The conundrum of luxury and premium brands offering digital discounts and vouchers is a delicate issue and one that clients regularly come to us with. In the past, luxury and premium brands erred towards being more conservative online. Of course, they want to cultivate customer loyalty and embrace new shopping and spending behaviour, but many have spent decades building up a feeling of exclusivity around their brands, and many marketers and brand managers naturally fear that they may undermine the brand, if a 10% off discount is splashed across every vouchercode site the web, and rightly so, this sort of deal would not echo their brand values at all. However, a recent survey by ShopperCentric revealed that 59% of shoppers believe premium brands that never offer discounts are out of touch with customers and that more than a third of consumers believe that brands who don’t offer discounts “don’t care about their shoppers”. This is not something that any brand aspires to, whether from the value or the premium end of the market.

This debate centres on the fact that the digital ecosystem has changed our behaviour and attitude to shopping forever. In times gone by, people had a limited number of places on their local high street to check before they made purchases and sales happened on twice a year in-line with the change of the seasons. However online, there are seemingly endless sales, discounts, price comparison sites and countless other tools available for consumers to research purchases extensively. How can higher-end brands compete with this demand for discounts and increasingly low prices?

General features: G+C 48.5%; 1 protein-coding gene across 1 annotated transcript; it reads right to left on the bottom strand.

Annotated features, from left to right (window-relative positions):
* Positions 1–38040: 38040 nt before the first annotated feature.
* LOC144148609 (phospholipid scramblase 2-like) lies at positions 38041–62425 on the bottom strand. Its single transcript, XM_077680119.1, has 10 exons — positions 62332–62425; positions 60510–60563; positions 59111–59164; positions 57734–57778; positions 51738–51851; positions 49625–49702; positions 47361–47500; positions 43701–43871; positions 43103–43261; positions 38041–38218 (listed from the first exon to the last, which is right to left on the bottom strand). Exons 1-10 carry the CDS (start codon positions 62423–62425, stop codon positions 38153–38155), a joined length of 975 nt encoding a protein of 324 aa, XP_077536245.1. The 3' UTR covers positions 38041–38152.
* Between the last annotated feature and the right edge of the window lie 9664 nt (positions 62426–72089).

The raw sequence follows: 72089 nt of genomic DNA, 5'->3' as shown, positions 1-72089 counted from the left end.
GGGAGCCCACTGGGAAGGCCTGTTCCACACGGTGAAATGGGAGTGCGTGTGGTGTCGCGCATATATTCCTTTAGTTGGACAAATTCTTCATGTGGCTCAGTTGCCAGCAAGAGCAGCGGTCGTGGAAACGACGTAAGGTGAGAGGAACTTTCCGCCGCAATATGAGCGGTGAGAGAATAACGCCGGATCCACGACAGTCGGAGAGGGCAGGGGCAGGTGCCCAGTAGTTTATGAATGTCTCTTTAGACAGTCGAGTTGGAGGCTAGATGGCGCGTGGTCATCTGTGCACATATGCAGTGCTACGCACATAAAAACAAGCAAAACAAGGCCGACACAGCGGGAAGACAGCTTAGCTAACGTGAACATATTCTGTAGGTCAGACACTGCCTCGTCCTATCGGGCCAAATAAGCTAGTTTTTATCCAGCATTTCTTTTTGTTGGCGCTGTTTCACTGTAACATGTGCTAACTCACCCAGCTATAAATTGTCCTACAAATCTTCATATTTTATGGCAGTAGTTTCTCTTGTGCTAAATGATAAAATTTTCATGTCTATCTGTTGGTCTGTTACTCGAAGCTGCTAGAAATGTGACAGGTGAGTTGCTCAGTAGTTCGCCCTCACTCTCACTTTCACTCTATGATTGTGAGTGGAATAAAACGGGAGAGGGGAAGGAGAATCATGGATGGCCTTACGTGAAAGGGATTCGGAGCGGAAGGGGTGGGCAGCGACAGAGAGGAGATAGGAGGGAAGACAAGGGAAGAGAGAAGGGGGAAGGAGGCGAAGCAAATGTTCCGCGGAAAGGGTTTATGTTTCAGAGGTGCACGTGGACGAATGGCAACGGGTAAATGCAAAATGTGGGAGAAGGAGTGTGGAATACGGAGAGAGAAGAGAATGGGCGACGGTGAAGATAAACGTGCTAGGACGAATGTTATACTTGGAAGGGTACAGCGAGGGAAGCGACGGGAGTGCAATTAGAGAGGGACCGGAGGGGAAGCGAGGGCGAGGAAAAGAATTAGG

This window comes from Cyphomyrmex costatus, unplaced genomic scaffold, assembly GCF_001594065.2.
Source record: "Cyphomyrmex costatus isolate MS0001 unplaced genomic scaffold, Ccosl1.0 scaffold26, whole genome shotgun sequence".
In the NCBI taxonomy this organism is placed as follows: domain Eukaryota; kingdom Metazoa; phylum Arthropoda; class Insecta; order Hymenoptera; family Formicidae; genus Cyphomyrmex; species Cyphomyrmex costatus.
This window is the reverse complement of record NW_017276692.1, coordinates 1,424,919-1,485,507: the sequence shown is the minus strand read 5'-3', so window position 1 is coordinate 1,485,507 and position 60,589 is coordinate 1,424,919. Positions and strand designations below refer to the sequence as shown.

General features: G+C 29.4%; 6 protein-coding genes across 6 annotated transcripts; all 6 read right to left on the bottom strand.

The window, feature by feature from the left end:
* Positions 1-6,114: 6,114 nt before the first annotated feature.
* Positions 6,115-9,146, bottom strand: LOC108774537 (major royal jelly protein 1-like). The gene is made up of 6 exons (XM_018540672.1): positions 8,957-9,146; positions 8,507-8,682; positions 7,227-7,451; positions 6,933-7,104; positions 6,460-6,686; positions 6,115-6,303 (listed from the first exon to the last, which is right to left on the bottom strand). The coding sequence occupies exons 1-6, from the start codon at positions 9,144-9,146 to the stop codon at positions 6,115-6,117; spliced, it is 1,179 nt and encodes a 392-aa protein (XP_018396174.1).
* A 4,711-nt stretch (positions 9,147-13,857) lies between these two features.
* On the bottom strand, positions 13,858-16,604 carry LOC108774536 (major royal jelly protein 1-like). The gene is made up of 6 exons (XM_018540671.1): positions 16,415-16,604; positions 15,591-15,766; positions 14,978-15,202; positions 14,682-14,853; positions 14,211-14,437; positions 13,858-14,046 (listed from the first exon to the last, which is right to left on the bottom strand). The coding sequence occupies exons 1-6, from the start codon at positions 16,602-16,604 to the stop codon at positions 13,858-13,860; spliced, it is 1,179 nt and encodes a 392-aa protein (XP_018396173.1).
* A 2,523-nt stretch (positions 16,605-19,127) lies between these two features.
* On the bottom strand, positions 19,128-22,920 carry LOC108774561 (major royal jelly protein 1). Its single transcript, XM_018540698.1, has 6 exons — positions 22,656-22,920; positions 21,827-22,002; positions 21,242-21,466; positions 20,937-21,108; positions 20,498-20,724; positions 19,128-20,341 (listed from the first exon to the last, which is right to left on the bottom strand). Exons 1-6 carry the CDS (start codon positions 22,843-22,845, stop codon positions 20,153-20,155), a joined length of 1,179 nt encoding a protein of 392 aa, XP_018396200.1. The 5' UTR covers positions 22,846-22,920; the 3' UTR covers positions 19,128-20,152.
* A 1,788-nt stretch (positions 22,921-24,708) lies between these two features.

Yet, while many brands feared this would spark a ‘race to the bottom’ in terms of price, where the lowest priced item would win the customer every time no matter who was selling it, what we’re actually seeing is that people have ‘go to’ brands or stores online. These can range from their favourite brands’ websites to shopping portals and from loyalty platforms to style blogs that link directly to retailers that sell the featured pieces.

With this in mind premium brands should not think of offering discounts as something that will damage their brand, but rather think creatively about ways to reward loyal shoppers and continue to create that air of being part of an exclusive club online. This can be much more effective that a broad-brush 10% off voucher in driving revenue as it will be targeted at individuals who have spent on luxury items in the past or are identified as having the propensity to spend given their previous shopping behaviour. In the same survey, ShopperCentric reported that three-quarters of shoppers “love” finding premium brands on offer. This strong, positive emotional response is something that is invaluable to brands looking to foster loyalty as well as drive sales. One of the best ways to do this for premium brands is tie discounts and rewards in closely with personalisation. Creating a memorable shopping experience that’s fun, incentivised and personalised by appealing to the individual with tailored messages makes customers feel valued.

Personalisation and partnerships are the key for premium brands who want to be in touch with new shopping behaviour but also want to maintain their luxury feel in the digital environment.

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